It’s a Pardilla family fable: I was born with manos de trapo, or rag hands, and began (accidentally) breaking things as soon as my tactile senses started tingling. In the early years, an occasional broken plate could be excused as the collateral damage of having a toddler. But to my parents’ great frustration, the mishaps didn’t stop as I got older. Vases became victims. Objets d’art got obliterated. Ever since, I’ve left a glass graveyard in my wake.
While I don’t drop things as much as I used to, I still have an Urkel-like clumsiness, toppling items from tables and wincing as I listen for a crash. There’s a row of cups in the kitchen I hardly ever touch because I’ve knocked one over and had glass shards rain down on me.
But recently, I stumbled upon a fix. I learned about Clear Museum Gel — made by prepper (or, officially, disaster-supply) company Ready America — through TikTok. Branded as a “clear and invisible temporary adhesive,” it’s meant to secure collectibles, china, and other breakable items so they won’t budge, whether in the presence of a klutz like myself or during an actual emergency (it’s categorized as an “earthquake fastener,” alongside the brand’s popular QuakeHold putty). I didn’t bookmark the first video I saw it in because the product seemed like something out of a 3 a.m. infomercial, an opening act for the Slap Chop. But it made enough of an impression that when my beloved citrus vase took a tumble (I’m happy to report it was a near-miss with no damage), I decided to spend the $14 on a jar of the crystalline goo.
The gel is designed to secure breakable objects — including ceramic sculptures, glass trinket trays, and the occasional odd curio — to whatever flat surface they’re sitting on. It has a texture reminiscent of Play-Doh (and doubles as a satisfying plaything when you’re bored). But once applied, it’s as if the item has been stuck into place with Gorilla Glue. Even if I try to mimic an earthquake by vigorously shaking the dresser, desk, or bookcase an object is sitting on, the gel ensures the item remains unshakable, as if it’s found a loophole in the laws of gravity.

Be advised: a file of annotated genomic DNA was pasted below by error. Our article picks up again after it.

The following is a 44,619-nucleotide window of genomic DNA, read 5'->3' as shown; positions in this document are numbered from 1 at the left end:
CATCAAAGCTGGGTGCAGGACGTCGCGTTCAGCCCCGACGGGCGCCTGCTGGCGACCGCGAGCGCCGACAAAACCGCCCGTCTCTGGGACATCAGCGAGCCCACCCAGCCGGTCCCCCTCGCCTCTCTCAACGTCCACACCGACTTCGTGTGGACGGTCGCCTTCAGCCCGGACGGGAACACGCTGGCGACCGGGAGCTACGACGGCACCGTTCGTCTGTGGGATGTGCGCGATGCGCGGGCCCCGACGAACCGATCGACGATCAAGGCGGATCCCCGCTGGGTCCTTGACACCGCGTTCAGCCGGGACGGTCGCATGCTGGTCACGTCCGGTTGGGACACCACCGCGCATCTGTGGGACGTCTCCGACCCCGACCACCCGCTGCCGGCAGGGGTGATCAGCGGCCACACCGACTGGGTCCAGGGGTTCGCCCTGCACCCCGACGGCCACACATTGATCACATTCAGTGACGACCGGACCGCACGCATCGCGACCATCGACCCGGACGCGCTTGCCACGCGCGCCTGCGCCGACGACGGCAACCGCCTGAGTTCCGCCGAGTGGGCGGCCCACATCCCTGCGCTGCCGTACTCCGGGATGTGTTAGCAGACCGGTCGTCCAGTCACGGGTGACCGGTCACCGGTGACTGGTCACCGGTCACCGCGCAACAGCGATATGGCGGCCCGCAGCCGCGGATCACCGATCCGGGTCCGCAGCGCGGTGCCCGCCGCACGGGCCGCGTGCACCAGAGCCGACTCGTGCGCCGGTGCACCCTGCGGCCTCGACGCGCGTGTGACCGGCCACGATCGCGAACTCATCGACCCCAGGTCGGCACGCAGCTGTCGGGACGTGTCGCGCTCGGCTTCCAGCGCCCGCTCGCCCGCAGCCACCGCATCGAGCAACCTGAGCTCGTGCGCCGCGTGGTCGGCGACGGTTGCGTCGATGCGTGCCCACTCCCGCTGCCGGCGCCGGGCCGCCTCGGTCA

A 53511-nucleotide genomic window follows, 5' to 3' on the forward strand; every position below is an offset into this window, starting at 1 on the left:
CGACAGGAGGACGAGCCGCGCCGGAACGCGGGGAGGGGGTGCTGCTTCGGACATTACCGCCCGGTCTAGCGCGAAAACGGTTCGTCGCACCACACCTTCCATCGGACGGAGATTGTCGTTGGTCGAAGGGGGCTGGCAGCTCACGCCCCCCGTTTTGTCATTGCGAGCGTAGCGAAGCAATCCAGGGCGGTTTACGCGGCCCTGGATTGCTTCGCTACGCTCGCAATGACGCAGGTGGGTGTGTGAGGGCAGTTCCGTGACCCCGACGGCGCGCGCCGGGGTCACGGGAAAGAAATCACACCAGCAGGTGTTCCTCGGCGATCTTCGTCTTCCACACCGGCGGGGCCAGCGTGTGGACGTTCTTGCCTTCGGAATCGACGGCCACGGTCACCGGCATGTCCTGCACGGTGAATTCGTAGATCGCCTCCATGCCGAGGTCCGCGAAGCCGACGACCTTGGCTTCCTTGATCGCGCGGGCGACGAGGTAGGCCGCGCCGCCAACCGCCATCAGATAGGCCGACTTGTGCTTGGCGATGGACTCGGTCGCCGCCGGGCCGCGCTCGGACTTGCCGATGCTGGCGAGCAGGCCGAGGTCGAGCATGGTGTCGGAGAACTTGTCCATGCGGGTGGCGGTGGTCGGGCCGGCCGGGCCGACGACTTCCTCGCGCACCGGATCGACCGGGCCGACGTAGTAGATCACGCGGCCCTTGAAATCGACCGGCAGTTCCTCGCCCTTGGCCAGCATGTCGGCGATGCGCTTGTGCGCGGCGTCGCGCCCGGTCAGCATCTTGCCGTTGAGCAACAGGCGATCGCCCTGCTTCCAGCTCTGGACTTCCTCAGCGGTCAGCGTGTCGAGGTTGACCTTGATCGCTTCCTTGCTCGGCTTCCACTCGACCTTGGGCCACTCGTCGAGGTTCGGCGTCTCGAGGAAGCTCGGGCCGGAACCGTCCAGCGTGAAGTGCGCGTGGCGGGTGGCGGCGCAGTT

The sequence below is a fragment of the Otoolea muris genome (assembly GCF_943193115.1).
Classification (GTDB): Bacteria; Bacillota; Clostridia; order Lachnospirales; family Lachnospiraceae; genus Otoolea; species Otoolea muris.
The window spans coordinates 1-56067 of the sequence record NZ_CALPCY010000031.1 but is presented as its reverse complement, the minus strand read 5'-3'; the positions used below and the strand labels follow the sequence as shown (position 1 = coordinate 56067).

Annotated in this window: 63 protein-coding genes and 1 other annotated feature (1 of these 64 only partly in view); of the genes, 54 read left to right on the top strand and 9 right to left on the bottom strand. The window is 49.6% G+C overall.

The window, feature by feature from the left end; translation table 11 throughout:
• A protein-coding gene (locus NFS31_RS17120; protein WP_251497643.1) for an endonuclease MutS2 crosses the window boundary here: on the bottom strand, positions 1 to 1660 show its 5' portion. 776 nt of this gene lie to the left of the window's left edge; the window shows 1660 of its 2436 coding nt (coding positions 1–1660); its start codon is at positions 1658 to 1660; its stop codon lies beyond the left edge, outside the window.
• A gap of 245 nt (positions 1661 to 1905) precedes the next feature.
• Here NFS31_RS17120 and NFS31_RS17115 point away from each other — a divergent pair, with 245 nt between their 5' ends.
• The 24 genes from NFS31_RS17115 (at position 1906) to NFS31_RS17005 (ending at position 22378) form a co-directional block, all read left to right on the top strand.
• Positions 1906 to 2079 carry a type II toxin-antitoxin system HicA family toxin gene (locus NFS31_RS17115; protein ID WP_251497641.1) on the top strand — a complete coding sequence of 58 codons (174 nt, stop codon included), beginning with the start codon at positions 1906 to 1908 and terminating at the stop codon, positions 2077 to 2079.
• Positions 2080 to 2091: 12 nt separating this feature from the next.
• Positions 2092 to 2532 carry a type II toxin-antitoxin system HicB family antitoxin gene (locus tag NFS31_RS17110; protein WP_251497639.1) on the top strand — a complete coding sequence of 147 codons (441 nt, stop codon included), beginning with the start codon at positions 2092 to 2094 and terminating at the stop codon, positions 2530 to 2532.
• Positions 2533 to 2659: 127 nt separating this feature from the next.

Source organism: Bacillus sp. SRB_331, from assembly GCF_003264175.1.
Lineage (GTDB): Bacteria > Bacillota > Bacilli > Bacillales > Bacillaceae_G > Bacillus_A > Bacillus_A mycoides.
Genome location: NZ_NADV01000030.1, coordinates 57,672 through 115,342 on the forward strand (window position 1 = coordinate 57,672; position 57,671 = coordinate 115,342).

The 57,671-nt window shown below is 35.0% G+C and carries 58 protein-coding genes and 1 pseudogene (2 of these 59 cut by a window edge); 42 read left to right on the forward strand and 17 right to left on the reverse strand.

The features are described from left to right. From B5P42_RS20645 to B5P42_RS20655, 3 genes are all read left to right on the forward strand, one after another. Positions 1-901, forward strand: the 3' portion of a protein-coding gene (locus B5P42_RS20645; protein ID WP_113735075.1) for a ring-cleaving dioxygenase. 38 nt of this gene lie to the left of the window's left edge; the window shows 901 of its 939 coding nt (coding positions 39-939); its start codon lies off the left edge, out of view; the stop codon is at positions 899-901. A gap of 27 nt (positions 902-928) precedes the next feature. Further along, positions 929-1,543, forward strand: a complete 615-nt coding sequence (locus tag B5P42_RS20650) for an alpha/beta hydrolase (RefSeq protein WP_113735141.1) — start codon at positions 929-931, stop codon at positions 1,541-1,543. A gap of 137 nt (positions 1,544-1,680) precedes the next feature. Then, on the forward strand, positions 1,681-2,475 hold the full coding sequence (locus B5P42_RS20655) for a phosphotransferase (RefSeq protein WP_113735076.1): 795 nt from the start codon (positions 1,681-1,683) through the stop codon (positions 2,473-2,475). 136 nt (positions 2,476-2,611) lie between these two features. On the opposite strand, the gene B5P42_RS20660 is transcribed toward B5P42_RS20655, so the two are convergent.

It’s also very easy to use: Take a small scoop out of the jar; form it into little balls, which you’ll stick onto the bottom of the object you want to secure; then press the item down gently on a flat surface, giving the gel at least 30 minutes to set. This seems like sorcery, but Ready America credits the “bond” between gel and surface for keeping everything in place. (Perhaps that’s why the gel is also popular on the organizing side of TikTok, where people use it to keep drawer dividers from sliding around.)
Best of all, it doesn’t make any sort of sticky mess. A little twist of any object will release it from a shelf, and a gentle pull is all it takes to take the gel off the bottom of the item. The motion is similar to stretching a Command strip to remove it from a wall. Any leftover dots of gel can be plucked off with your fingers, leaving no trace of adhesive whatsoever (unlike, say, an extra-sticky T.J. Maxx tag). I repeat this process weekly as a part of my dusting routine, and it has never let me down. Plus, since the gel is reusable, I can return every last bit to the jar, and even the most deformed blobs meld back in — mine looks as though I haven’t made a dent in the four-fluid-ounce supply.
Now, if you were to try to lift up a random object of mine, you probably couldn’t — and thanks to the gel’s near invisibility, you probably wouldn’t be able to figure out why. I’ve gelled all I can, baby-proofing everything from myself. And I no longer worry about pulling off an acrobatic stunt to catch things before they fall, because I know my treasures are safe.
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